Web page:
On Tuesday, December 9, I conducted an hour-long interview of Jon Bonné in front of a live audience for the Commonwealth Club. Bonné is the Wine Editor of the San Francisco Chronicle, a two-time James Beard Award winner and the author of The New California Wine: A Guide to the Producers and Wines Behind a Revolution in Taste.
Our conversation covered how he sees his role as a wine critic, what he looks for in wines he reviews, current trends in styles and varietals, and much more. I’ve called out a few interesting tidbits below to set the scene. You can listen to the interview in its entirety here:(http://www.commonwealthclub.org/events/archive/podcast/tasting-new-california-wines-jon-bonné
I began the interview with a fundamental question. How does Jon Bonné view the role of a wine critic? His response, excerpted here, not only puts his own writing in context, but highlights the importance of context and critical thought beyond scores in wine writing.
Jon Bonné: “…If you’re going to write about wine you have to be a critic. …You have to figure out how to shine a light not simply on what you like and what you don’t, but also the larger patterns you see around you and the ways in which… wine is contributing to the larger culture. … More often than not, that’s what gets lost with wine criticism. Modern wine criticism has really been built up on this system of just assigning scores and walking on. …[It] doesn’t really get you to questions of culture, questions of farming, questions of sustainability. To me, if you’re going to be really diligent and serious as a critic, that’s what you have to do.”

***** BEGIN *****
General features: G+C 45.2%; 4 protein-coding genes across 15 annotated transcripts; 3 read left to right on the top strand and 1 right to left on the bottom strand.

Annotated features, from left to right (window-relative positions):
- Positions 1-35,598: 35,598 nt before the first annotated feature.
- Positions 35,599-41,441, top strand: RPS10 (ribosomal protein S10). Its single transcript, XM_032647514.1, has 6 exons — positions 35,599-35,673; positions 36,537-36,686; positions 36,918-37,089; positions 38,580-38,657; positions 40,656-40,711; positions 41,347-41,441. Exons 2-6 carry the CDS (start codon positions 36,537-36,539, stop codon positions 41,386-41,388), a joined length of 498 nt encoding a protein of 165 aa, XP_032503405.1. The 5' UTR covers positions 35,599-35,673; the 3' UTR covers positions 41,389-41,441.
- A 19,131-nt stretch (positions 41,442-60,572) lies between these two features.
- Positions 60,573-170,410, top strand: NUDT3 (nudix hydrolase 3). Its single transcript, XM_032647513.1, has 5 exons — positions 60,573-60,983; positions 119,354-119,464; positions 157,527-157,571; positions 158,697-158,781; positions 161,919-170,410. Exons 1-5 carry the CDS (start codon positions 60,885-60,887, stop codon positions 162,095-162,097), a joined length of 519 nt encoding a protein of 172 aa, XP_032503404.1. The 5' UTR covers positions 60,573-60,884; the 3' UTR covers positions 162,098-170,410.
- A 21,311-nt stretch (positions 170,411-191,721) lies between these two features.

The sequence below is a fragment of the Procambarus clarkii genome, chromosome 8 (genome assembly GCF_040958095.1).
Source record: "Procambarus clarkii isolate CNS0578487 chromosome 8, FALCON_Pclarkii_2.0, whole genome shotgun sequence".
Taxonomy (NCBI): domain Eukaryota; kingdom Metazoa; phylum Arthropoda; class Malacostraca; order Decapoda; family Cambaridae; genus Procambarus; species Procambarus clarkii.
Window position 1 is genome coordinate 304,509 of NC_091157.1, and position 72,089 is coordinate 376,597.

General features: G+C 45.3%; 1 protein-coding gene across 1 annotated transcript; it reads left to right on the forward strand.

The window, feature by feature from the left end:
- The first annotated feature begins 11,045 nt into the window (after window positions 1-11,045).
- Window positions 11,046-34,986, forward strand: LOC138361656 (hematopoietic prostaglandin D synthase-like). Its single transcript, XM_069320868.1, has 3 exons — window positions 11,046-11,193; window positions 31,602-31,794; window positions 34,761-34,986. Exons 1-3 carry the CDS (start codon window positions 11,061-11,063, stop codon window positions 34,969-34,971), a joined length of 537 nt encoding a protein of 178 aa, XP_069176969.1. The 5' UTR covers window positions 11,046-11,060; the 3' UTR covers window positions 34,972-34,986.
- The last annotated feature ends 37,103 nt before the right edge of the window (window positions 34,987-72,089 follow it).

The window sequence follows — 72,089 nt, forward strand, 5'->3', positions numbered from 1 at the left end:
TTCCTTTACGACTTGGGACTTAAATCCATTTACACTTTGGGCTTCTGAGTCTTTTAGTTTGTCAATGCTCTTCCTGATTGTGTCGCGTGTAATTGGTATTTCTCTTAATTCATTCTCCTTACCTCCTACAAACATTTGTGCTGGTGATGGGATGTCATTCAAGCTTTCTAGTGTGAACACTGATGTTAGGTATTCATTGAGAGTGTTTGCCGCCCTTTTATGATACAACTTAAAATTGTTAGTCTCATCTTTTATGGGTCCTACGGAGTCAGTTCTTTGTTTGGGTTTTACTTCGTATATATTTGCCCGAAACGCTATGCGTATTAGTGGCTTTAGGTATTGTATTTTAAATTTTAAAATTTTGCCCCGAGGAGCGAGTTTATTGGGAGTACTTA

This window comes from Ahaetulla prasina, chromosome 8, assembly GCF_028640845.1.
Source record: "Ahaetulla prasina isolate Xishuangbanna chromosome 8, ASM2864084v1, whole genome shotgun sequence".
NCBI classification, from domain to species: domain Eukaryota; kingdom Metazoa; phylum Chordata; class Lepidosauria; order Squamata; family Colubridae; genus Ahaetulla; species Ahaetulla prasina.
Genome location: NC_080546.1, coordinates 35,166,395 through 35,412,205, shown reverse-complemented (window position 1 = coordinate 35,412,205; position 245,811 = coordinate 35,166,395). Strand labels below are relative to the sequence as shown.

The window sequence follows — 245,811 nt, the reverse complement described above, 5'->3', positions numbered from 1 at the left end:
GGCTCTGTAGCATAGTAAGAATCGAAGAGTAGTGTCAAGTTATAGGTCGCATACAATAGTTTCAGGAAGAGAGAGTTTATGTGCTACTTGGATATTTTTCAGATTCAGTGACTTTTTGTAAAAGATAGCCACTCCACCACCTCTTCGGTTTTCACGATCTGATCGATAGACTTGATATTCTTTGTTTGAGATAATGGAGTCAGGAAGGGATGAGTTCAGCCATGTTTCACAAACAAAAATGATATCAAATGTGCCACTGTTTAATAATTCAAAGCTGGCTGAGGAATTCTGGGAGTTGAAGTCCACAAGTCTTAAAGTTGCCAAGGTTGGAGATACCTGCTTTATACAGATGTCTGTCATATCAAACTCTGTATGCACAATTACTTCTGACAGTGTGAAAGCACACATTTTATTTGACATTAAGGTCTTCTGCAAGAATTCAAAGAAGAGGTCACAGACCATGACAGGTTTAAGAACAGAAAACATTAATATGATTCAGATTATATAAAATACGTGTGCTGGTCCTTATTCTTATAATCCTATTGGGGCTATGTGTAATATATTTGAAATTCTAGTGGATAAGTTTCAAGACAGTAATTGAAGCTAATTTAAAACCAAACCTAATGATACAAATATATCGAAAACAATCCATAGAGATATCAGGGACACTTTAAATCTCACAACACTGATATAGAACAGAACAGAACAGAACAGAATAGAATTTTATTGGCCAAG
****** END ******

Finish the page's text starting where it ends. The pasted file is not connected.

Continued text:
Fred Swan: “How much do you consider fitness for the dinner table [when evaluating a wine}?”
JB: “Always. [To] anyone who follows the wines that I like and the ones that I don’t, it’s generally pretty evident that I don’t give a lot of credence to wines that want to stand up and be heard on their own. That’s my bias. It’s one I kind of comfortably own.”
Jon Bonné on the phrase “new California wine” and how what he’s calling new is really one side in a battle that’s been fought for more than a century: “Even in a pre-Prohibition context, it was very clear that there was going to be this intrinsic tension between the commercialization and the industrialization of wine and really the pursuit of greatness on a human scale.”